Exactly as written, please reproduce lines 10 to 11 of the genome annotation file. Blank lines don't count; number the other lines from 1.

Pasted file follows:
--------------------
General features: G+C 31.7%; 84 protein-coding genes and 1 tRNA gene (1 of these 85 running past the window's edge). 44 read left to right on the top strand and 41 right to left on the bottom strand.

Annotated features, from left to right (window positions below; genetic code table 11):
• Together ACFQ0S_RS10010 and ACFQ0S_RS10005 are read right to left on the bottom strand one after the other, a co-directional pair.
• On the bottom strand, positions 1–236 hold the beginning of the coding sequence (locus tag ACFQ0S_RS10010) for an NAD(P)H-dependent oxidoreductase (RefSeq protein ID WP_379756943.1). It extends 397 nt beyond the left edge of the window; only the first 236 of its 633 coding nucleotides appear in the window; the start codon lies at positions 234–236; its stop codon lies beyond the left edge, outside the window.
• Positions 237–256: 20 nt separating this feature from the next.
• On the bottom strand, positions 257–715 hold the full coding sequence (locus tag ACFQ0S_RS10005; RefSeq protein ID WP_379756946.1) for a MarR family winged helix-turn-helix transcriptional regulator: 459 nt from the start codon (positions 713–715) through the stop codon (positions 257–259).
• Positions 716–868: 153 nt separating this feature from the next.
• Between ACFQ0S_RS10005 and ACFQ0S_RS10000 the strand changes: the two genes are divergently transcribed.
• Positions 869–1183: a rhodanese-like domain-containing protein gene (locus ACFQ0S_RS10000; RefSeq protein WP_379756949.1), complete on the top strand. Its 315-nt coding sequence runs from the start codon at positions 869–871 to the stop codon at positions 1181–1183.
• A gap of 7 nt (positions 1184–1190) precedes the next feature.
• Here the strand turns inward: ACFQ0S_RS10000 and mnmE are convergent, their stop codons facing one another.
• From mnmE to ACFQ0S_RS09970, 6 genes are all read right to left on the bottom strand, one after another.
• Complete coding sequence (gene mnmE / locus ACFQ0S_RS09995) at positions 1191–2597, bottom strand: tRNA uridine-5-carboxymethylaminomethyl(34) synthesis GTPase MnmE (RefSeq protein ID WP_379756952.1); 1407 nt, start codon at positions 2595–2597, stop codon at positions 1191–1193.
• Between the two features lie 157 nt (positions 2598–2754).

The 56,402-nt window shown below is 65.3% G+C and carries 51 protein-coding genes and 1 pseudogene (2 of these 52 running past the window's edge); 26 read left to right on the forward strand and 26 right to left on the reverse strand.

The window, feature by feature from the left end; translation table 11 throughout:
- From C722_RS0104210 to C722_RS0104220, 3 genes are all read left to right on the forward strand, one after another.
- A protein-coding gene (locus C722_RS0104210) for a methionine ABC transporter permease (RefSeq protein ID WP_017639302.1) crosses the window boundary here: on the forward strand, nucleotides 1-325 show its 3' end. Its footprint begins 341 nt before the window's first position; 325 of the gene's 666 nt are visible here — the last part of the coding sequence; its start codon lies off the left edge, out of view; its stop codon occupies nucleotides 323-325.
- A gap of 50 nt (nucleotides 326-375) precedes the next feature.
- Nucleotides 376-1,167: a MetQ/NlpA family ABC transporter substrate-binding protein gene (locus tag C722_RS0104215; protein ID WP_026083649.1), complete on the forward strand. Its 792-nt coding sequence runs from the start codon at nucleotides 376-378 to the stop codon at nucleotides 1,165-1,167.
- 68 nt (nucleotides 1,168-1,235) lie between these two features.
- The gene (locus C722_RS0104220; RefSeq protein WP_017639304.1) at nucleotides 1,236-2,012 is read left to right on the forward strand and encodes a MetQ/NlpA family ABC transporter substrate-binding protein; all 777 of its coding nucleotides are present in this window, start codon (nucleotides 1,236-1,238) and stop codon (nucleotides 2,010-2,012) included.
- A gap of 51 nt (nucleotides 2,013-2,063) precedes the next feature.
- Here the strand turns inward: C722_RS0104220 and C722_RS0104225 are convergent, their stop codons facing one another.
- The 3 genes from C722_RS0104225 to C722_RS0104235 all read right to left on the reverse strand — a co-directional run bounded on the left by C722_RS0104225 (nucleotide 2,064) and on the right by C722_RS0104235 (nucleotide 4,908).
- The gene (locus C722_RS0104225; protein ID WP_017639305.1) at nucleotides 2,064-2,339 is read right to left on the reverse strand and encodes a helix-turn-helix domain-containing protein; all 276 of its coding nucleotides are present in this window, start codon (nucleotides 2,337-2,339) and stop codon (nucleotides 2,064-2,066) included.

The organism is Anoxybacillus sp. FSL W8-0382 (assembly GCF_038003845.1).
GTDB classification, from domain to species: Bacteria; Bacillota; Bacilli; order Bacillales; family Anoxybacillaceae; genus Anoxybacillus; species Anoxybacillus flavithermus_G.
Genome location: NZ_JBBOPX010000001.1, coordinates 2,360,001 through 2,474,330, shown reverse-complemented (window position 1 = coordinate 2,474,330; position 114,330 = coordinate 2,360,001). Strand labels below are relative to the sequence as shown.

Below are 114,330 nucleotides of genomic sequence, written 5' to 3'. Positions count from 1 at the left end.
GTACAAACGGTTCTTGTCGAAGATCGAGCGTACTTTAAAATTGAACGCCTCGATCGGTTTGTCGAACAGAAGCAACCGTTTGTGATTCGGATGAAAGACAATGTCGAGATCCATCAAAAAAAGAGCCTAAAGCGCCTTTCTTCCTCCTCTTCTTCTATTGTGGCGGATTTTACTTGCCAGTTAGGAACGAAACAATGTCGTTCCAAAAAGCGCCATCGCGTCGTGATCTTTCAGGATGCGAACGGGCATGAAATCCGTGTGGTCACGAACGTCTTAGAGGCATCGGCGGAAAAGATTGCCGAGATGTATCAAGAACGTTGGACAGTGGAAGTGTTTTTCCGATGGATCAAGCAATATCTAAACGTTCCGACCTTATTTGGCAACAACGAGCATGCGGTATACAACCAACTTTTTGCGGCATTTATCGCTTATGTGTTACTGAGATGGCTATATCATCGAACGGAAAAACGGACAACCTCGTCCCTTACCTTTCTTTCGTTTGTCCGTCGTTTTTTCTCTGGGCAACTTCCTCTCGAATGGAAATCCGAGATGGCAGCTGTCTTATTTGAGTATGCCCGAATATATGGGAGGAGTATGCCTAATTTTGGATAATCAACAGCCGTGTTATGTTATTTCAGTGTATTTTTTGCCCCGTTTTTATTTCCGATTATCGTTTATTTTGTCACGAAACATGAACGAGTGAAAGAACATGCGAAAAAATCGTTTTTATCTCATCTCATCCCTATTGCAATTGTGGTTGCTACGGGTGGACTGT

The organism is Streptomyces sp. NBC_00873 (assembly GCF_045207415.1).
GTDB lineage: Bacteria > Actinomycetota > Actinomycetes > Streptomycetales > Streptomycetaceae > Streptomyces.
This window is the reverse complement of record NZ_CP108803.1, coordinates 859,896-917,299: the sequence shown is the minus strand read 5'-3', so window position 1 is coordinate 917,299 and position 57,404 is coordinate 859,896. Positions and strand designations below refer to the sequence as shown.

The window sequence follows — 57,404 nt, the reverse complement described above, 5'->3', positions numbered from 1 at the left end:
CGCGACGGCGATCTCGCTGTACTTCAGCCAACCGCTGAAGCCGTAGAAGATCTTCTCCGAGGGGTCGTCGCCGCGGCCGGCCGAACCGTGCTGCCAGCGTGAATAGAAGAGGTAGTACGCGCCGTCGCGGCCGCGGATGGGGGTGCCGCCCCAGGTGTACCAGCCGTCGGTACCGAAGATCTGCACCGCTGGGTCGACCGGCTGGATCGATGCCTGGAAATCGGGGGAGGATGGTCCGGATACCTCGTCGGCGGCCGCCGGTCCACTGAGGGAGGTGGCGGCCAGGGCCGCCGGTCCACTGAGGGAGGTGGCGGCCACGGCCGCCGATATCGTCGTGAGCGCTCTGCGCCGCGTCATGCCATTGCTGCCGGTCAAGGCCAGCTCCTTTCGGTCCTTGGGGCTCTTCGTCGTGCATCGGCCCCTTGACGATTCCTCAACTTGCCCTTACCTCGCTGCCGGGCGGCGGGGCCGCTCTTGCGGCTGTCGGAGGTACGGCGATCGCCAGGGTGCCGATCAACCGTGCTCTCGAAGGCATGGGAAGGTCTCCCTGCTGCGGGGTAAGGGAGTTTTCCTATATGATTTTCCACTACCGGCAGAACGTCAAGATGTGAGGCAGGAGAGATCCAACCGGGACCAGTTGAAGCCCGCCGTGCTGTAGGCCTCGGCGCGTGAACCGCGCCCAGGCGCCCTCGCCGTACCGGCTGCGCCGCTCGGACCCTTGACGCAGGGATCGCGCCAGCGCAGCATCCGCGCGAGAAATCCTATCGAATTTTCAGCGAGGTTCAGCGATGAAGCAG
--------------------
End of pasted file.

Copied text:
• A gap of 7 nt (positions 1184–1190) precedes the next feature.
• Here the strand turns inward: ACFQ0S_RS10000 and mnmE are convergent, their stop codons facing one another.